The UAVs or drones were associated with the military and those used by the US Air Force for surveillance, small intelligence, and reconnaissance craft of which some of them were light enough to be launched by hand, medium-sized armed drones to large spy planes. However, with the technology that is in use is incredibly advanced. It uses Artificial Intelligence (AI), GPS, 3D scan, Biometrics, to Robotics and remote control to pilot essentially unmanned aeroplanes of different sizes, weights, reaching new heights figuratively and literally. 

Let me discuss some of the significant use-cases of the Military or Law enforcement Drones:

1. Air Strikes: The UAVs or drones are used for air strikes. According to President Obama, the US Military used drones to attack militants in the tribal areas of Pakistan. The drones hover over the suspected areas to fulfil the military operation.

2. Bomb Detection: The increasing frequency of terrorist attacks which the world has witnessed in the recent past can be mitigated with the help of drones. Small size drones can easily penetrate into the restricted areas. The inbuilt cameras make the drone highly suitable for bomb investigations. Thus the UAVs are apt for detecting the unexploded bombs and securely dealing with a potential bomb threat. 

3. Surveillance: Any country's Defence tends to conduct periodic surveys to ensure the protection of the place and its people usually. The drones are also used for criminal surveillance which could help trace missing persons, a search of criminal gangs or mafia groups. In 2009, the drone from Dayton carried out surveillance for 200 hours across cities. This helped in capturing the images of thirty-four murders as they happened in real-time. These attacks were carried out by a cartel, and the footages helped the Police to get to the perpetrator's getaway, vehicles and their various accomplices. 

4. Hostage Negotiation: The future of the drone could be an application of tiny drones, the size of an insect which will be capable of revealing the happenings in a hostile location. It is believed that the manufacturers will be able to provide 'Biomimetic' designs which will be suited to mimic nature along with the 3D depiction scan for appropriate handling of a hostage situation. The drone will help show precise details of exact happenings in the given locations without risking the lives of the security personnel. The drones will be of good use in conducting negotiations without the need for sending a negotiator to the hostage site. Instead, it can be achieved by sending a drone with a facility for a facetime chat with the hostage-taker.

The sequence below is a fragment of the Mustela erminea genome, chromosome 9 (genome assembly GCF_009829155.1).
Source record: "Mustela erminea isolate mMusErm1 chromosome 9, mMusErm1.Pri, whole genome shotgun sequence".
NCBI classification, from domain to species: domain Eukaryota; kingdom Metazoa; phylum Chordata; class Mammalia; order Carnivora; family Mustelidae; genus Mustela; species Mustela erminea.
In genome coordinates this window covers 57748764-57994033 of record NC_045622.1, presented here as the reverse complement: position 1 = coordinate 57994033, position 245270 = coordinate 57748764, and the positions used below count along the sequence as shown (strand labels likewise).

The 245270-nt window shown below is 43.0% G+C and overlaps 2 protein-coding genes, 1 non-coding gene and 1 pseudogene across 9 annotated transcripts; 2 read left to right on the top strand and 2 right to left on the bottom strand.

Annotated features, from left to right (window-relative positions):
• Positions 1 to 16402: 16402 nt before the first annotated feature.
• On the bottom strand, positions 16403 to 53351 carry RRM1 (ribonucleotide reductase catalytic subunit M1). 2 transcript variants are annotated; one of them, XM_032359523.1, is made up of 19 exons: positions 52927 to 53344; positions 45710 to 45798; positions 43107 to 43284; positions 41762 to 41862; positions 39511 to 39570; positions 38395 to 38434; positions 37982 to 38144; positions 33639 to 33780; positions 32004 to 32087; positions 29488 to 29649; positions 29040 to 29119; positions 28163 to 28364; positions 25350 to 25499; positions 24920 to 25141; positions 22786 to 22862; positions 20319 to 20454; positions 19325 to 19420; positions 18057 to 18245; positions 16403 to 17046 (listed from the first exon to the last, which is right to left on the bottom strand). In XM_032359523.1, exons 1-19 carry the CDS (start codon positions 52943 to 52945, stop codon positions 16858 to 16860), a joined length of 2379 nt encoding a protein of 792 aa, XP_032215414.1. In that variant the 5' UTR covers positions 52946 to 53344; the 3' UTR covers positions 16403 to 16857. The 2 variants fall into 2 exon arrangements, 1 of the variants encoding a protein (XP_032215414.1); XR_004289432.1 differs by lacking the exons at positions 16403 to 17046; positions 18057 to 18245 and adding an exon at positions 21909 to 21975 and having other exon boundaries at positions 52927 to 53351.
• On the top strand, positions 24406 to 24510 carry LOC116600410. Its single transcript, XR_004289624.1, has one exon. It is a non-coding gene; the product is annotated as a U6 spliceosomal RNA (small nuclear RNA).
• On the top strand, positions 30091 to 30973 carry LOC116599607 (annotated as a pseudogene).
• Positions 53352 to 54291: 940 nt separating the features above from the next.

5. Crime Scene Analysis: Drones play a significant role in the future crime scene investigations due to the drone's ability to take photos and inspect the scene without any contamination of the pieces of evidence. Hence, the investigation team will not risk mistakes like footprints and fingerprints which were not supposed to be there. The police also could use drones to trackback discarded weapons from the crime scene location. Drones to help create maps for prosecuting or solving various crimes and documenting the evidence to convict the criminals who have walked-out scot-free due to lack of sufficient documented proof against them. 

6. Drone in Drug Interdictions or Tracing Missing Persons: Today, drones that are equipped with spectroscopic sensors help in detection of the meth labs, and similar use case can be applied for the storage of drug at sites to help in dealing with the menace of the illegal drug trade. It is most common for some close person to have gone missing. There have been several cases when a child has gone missing in a large crowd, or a person with Alzheimer disease has wandered from home. The drones equipped with cameras, facial recognition or license plate readers software will be able to swiftly and efficiently search and track the missing people. These drones will transform the way the future search operations of the missing people are conducted.

Military usage of UAVs or drones has become the primary use in today's world. According to Goldman Sachs, military spending will remain the primary driver of drone spending with an estimate of $70 billion drones by 2020. According to the latest news, "The US Military's latest autonomous aircraft is radically changing how they resupply units in the combat zone. It is all about keeping the troops safe and saving lives. The UAV helicopter is meant to resupply forces in combat zones quickly delivering ammunition, water, batteries, and even blood before returning to base. With no need for pilot or crew, it could eliminate the need for troops to fly or drive supplies to hostile, fire or dangerous roadways. The project is a partnership between the office of Naval research and tech company Aurora Flight Systems."

These are some of the use-cases of the Military or Law-Enforcement UAVs or Drones which I have discussed here. However, in my next couple of articles, I will be addressing the Non-military or Commercial, Personal and Future use-cases of the UAVs or Drones that has disrupted and transforming the world. 

To conclude, the drones will play a vital role in the resolution of future conflicts and the replacement of the human pilot. Drones are also cost-effective, time-saving and life-changing. Although, the application of drones in the Law-Enforcement domain is niche but will need the Federal Aviation Authority (FAA) to have the relevant regulations which would govern the right use of 'UAVs or Drones' in a lawful manner that will bring protection to the people and its nation.